“This changes up the whole playing field. You have to relearn your water, and if you have areas that you have a lot of confidence in, you have to relearn them and see how the grass sets up.”
Almassey is hoping that the week’s cooler and windy weather (weather.com predicts lows in the upper 40s and highs in the low 70s with northwesterly winds ranging from 12 to 18 mph) will put the postspawn reaction bite back into play. But if he gets a calm morning he says he might start off bed-fishing with finesse tactics.
Smith agrees and points to the upside of fishing this sprawling tidal system: diversity.
“You can do anything this time of year, and it sets up well for a versatile fisherman,” Smith says. “You can slow down with a drop-shot or a Senko, or you can burn down the bank with a vibrating jig or a topwater. There’s plenty of grass to flip, and there are fish that will be spawning, so bed-fishing can be a very big factor in this event.”
Most anglers believe fish are in all three phases of the spawn. The Delta has yet to see a big wave of spawners, so this could be the week for a big shoreward push.
“The water quality will determine if you can see them or not,” Smith says. “In most of the places, you’re not going to be able to see them, but you can definitely fish for them.”
1. Tides – Higher water favors the reaction bite, while lower stages offer better bed-fishing opportunities.
2. Temperature – Tournament days will see low to mid-70s for highs, whereas the days prior reached into the upper 80s. If skies remain clear, sunlight penetration will help boost the water temp and keep fish moving to spawning areas, but windy conditions will make sight-fishing tougher in some areas.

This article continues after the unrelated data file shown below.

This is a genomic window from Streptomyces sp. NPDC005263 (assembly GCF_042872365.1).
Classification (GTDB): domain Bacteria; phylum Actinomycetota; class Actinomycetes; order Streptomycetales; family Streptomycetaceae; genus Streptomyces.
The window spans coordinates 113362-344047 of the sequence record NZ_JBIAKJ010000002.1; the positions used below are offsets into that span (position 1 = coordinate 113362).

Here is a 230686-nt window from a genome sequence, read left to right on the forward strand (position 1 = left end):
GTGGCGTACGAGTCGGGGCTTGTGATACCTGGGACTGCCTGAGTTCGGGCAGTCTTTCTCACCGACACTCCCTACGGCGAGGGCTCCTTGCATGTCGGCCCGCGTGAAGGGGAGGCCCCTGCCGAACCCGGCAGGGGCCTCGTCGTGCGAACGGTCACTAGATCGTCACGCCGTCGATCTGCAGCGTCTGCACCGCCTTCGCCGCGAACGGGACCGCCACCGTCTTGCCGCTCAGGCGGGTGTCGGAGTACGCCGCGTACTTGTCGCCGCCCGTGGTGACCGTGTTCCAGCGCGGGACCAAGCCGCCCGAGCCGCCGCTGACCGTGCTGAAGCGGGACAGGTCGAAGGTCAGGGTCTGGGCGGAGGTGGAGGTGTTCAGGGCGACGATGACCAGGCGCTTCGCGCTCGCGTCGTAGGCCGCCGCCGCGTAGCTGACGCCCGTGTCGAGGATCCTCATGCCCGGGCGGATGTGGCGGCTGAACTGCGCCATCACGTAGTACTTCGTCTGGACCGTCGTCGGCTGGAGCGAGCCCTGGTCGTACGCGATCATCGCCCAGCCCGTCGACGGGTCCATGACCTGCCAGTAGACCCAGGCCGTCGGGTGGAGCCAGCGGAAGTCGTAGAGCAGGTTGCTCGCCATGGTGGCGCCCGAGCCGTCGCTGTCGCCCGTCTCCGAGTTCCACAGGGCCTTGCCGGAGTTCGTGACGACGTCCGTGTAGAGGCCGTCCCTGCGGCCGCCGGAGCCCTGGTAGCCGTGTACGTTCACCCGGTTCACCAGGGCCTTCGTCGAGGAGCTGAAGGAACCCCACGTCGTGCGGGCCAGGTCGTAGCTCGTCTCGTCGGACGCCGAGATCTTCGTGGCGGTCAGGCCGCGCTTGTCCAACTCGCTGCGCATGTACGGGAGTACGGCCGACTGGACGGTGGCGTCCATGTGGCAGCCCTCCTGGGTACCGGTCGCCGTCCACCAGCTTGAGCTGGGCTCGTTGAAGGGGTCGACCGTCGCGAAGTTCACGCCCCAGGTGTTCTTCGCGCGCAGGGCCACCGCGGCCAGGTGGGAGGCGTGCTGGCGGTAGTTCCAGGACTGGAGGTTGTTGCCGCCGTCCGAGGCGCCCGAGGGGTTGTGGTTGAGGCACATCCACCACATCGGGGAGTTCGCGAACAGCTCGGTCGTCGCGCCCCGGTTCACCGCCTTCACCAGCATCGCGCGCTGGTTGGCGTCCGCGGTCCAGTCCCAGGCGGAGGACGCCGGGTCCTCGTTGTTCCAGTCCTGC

Last year, Almassey won with a three-day total of 60 pounds, 1 ounce, which included a big day-two bag of 26-6. He thinks that winning weight can be matched again this year.
“If the reaction bite turns on, absolutely, but probably not much more than that,” Almassey says. “And if the reaction bite does not turn on, it could take less.”
Smith offers this insight: “To be competitive, 15 pounds is a pretty standard number. Twenty a day will be pushing the top 10, but this is still the Delta, so I think it will take a 24- to 25-pound average to win.
“It depends on what the bed fish do. Whoever finds big ones can come in with a big bag on day one and then just survive. But I think the reaction bite will be most consistent.”
Dates: May 11-13, 2017
Format: All boaters and co-anglers will compete for two days. The top 10 boaters and co-anglers based on cumulative weight after two days of competition will advance to the third and final round, with the winner in each category determined by the heaviest cumulative three-day weight.
Takeoff Time: 6 a.m. PT
Takeoff Location: Russo’s Marina, 3995 Willow Road, Bethel Island, Calif.
Weigh-In Time: 2 p.m. PT
Weigh-In Location: Russo’s Marina